American Heritage® Dictionary of the English Language, Fourth Edition
- n. See amphimacer.
Century Dictionary and Cyclopedia
- Cretan: specifically (without a capital letter) applied to a form of verse. See II.
- n. In ancient prosody: A foot of three syllables, the first and third of which are long, while the second is short, the ictus or metrical stress resting either on the first or on the last syllable . The cretic has a magnitude of five times or moræ, each long being equivalent to two shorts. It is accordingly pentasemic. The word glō′ rĭ-fȳ may serve as an English example of a cretic. Also, but less frequently, called an amphimacer.
- n. plural Verses consisting of amphimacers.
- adj. Referring to a metrical pattern of poetry where each foot is composed of 3 syllables, the first and third of which are stressed and the second is unstressed. This pattern is very rare in English poetry.
GNU Webster's 1913
- n. (Gr. & Lat. Pros.) A poetic foot, composed of one short syllable between two long ones (- ˘ -).
- Latin Crēticus, of Crete, Cretic foot, from Crēta, Crete. (American Heritage® Dictionary of the English Language, Fourth Edition)
“I have been rather less scrupulous in allowing the last foot of the glyconic lines to be a dactyl (- uu), in place of the more correct cretic (- u -).”
“But these same three feet end a sentence very badly if one of them is placed at the end, unless the dactyl comes at the end instead of a cretic; for it does not signify whether the dactyl or the cretic comes at the end, because it does not signify even in verse whether the last syllable of all is long or short.”
“For there is the cretic, which consists of a long syllable, then a short one, then a long; and there is its equivalent the paeon; which is equal in time, but longer by one syllable; and which is considered a very convenient foot to be used in prose, as it is of two kinds.”
“Aristotle, Theophrastus, Theodectes, and Ephorus, the most suitable of all for an oration, either at the beginning or in the middle; they think that it is very suitable for it at the end also; in which place the cretic appears to me to be better.”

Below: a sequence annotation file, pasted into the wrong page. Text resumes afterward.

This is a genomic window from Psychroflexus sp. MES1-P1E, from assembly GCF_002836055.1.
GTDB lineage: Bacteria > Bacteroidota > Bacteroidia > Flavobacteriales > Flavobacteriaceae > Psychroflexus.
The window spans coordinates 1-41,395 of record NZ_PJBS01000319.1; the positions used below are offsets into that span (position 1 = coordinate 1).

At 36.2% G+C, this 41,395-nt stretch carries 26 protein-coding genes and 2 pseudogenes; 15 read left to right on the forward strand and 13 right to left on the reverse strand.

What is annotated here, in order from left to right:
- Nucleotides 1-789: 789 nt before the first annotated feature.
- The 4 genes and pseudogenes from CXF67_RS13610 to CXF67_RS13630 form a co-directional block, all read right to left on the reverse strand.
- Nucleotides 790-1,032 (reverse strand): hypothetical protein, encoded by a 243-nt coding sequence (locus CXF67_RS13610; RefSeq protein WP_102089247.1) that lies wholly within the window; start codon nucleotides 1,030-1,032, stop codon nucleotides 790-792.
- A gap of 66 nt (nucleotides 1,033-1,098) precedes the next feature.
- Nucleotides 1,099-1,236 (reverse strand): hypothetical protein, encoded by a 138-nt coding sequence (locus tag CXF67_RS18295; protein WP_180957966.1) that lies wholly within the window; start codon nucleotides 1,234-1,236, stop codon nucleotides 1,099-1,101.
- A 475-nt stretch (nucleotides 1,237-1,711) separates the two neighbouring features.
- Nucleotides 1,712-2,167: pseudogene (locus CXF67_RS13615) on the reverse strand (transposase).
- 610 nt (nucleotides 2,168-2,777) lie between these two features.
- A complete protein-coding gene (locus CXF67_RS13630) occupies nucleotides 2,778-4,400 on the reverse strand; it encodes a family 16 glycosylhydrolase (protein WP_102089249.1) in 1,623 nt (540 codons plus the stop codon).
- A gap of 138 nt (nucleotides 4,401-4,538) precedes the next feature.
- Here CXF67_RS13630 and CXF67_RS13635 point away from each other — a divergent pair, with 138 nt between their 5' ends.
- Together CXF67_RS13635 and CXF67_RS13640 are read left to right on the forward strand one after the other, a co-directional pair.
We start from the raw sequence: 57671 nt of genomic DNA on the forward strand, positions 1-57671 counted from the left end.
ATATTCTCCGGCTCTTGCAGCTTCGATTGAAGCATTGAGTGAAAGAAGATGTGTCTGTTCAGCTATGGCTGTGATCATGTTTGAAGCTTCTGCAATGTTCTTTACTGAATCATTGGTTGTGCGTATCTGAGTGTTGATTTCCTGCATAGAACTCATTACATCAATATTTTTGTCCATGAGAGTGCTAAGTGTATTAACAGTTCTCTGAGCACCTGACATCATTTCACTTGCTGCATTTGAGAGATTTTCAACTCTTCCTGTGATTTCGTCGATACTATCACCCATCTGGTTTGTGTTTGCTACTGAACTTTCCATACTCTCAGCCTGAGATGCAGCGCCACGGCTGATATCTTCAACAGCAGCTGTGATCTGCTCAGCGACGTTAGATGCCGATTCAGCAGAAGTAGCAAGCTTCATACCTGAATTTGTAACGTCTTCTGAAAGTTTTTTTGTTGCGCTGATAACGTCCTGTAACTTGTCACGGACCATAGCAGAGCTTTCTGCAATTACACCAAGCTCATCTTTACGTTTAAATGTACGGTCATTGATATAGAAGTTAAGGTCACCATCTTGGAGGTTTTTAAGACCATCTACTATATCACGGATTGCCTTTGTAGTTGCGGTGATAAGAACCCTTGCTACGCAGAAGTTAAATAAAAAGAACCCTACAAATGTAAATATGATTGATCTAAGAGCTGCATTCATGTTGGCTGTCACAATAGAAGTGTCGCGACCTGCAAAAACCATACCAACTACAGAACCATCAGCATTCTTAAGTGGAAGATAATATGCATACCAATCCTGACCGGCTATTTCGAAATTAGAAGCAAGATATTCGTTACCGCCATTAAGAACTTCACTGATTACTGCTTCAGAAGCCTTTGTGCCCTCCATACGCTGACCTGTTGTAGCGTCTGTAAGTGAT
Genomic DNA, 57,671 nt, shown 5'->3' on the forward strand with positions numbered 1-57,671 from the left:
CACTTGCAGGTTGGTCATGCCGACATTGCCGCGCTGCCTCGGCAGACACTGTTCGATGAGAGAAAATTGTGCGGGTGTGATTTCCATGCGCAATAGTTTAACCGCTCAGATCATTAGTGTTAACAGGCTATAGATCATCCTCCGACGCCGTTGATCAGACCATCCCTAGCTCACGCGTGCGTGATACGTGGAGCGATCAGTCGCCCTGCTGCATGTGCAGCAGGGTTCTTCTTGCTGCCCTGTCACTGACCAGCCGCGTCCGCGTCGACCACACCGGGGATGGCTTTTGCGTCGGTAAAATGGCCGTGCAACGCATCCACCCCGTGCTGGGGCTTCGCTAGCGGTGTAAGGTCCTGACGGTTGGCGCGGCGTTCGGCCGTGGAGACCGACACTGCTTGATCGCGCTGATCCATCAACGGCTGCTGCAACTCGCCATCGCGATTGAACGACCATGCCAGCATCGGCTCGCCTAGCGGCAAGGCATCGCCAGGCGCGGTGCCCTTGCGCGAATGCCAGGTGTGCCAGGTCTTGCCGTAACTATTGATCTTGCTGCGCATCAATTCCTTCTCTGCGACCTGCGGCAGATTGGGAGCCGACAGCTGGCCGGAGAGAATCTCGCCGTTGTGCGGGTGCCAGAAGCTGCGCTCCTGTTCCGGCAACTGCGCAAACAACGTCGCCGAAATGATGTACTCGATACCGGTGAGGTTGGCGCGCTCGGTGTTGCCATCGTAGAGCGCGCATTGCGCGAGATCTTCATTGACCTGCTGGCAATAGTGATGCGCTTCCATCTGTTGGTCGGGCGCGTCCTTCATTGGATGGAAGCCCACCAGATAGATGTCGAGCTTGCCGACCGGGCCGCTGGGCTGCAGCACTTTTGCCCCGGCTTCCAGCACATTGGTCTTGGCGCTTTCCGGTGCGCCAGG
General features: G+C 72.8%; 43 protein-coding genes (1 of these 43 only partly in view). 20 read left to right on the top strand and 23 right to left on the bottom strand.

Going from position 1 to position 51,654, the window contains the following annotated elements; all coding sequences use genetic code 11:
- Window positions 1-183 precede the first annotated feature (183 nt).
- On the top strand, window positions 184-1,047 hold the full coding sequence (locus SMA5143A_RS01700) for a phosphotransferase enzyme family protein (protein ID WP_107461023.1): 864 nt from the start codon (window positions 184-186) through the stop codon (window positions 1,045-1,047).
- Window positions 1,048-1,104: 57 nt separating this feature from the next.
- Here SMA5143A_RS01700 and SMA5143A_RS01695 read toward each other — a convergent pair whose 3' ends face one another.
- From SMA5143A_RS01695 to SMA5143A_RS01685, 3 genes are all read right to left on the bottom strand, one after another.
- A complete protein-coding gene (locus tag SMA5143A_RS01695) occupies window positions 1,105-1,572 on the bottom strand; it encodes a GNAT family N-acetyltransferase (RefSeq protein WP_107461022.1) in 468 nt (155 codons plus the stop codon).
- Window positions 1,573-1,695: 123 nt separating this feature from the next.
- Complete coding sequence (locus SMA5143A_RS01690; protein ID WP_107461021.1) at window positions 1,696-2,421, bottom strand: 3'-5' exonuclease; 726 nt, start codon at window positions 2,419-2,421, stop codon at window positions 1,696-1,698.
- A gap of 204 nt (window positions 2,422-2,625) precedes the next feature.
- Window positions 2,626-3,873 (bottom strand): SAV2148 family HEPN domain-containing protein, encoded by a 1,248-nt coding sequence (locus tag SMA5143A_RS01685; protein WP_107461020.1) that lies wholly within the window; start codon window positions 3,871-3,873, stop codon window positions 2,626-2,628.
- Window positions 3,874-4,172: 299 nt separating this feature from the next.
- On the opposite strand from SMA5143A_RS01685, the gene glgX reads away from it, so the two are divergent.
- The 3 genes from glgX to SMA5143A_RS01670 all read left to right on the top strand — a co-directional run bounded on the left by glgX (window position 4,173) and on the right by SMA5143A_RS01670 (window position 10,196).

“But there are several other cadences which will have a numerous and pleasing effect: for even the _cretic_, which consists of a long, a short, and a long syllable, and it's companion the _paeon_, which is equal to it in quantity, though it exceeds it in the number of syllables, is reckoned”
“They are likewise of opinion, that it is equally proper at the end; where, in my opinion, the _cretic_ deserves the preference.”
“But the three feet I am mentioning, are neither of them very proper for closing a period, (that is, to form the last foot of it) unless when a _dactyl_ is substituted for a _cretic_, for you may use either of them at pleasure; because, even in verse, it is of no consequence whether the last syllable is long or short.”
“= Ovid lists the three possible ways of scanning the name so as to remove the cretic: _TUticanus_, _TuticAnus_, and _TUtIcAnus_.”
“= A constant problem for the Latin poets was the impossibility of using words with cretic patterns (a long syllable, followed by a short syllable, followed by another long syllable) in hexameter or elegiac verse.”
“The fact played an important part in determining Latin poetic vocabulary; for instance, such an ordinary word as _femina_, cretic in its oblique cases, is usually represented through metonymy by such words as _nurus_ and _mater_.”
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Commonly used words with multiple meanings, the others being obscure or rarely used. Good to know for that dang analogy exam.
A roster of adjectives that infrequently surface in typical conversation and writing. Many are dredged from scientific or other technical jargon or sieved from examples of disused archaic forms.
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